We learned that around £640 million had been spent in the period under review (around £1.2m per trust);  yet trusts who spent more on consultants proved marginally worse in efficiency terms.  Even the highest spenders weren’t getting effective return on investment but at least their consultants didn’t make things ‘worse’.

Co-author Ian Kirkpatrick

But who were these ineffective management consultants? Whilst not naming names, the role of McKinsey in the NHS is well known and as the old ‘you never got fired for buying IBM’ (at least not in the old days), the procurement of McKinsey was perceived to have a positive signalling effect.

We learned it wasn’t just inefficient trusts, it was indeed that the consulting generated an increase in inefficiency. It’s not just broken, we helped break it.

But, as good (and wise) academics do, they raised the following caveats:  is commissioning flawed? are projects not being implemented right? and how can we better explain outcomes?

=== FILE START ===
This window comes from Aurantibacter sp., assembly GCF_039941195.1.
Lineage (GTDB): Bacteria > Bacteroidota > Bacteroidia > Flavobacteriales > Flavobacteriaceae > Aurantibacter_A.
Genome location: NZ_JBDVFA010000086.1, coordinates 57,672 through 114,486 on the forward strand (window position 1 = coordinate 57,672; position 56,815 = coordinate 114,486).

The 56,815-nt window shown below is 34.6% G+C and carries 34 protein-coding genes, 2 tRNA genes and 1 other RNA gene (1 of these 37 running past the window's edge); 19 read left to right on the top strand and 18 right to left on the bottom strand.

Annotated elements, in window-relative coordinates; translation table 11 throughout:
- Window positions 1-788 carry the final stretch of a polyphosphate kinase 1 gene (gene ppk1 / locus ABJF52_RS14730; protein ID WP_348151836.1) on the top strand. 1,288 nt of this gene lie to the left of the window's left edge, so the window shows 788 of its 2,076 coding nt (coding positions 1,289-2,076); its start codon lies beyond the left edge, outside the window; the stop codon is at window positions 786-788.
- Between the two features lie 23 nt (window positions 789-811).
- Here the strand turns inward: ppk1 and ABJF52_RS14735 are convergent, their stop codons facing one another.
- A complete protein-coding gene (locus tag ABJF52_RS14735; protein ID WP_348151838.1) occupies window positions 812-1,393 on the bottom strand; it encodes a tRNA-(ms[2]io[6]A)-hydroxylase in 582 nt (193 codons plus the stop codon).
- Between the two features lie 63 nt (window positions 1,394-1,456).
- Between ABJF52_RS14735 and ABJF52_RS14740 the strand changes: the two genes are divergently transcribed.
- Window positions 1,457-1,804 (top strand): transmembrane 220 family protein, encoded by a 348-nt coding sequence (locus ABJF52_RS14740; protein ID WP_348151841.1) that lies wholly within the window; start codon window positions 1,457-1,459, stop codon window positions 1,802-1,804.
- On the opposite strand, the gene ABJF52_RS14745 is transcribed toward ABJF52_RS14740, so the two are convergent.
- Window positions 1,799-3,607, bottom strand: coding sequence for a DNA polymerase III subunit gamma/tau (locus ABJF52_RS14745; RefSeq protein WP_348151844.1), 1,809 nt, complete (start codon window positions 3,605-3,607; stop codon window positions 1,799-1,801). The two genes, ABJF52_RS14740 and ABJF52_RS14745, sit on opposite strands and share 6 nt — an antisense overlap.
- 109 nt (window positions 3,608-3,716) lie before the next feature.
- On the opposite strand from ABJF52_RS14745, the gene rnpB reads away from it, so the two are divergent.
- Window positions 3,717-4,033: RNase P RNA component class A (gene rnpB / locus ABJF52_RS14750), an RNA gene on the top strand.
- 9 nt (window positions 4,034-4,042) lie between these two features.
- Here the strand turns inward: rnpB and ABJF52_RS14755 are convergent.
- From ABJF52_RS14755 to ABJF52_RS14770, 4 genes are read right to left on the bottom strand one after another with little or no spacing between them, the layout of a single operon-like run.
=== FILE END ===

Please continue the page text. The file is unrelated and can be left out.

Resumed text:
And from the blue corner came forth Alan Leaman, Chief Executive of the Management Consultancies Association. The first observation – not spending money on management consultants didn’t equate to more spending on nurses was contestable. The proportion  perspective was more valid – we were talking about 0.5% of the total NHS spend;  proportionately an industry low on external advice (including in comparison to other non-profit areas).

Public sector data on consulting was recognised as very crude – the data would include contractors, interim CEOs as well as formal management consultancy spend with firms. In some less efficient trusts, the spend might cover more basic vacancies.

Mr Leaman reminded us that consulting activities is more than efficiency – it could be improved relationships;  IT;  strategy;  procurement improvement;  and - the consultants' golden egg - didn’t the best consulting projects often uncover chronic underspending in key areas?

Alan Leaman, Chief Executive of the
Management Consultancies Association

The academics had missed a trick in that the best consulting work may be outside hospitals. Key positive examples were shared, including the new model of care in Devon that had reduced length of stay in hospitals. We knew there were vested interests in the NHS fighting against change. We needed to unpick individual cases and evaluate impact. We needed to: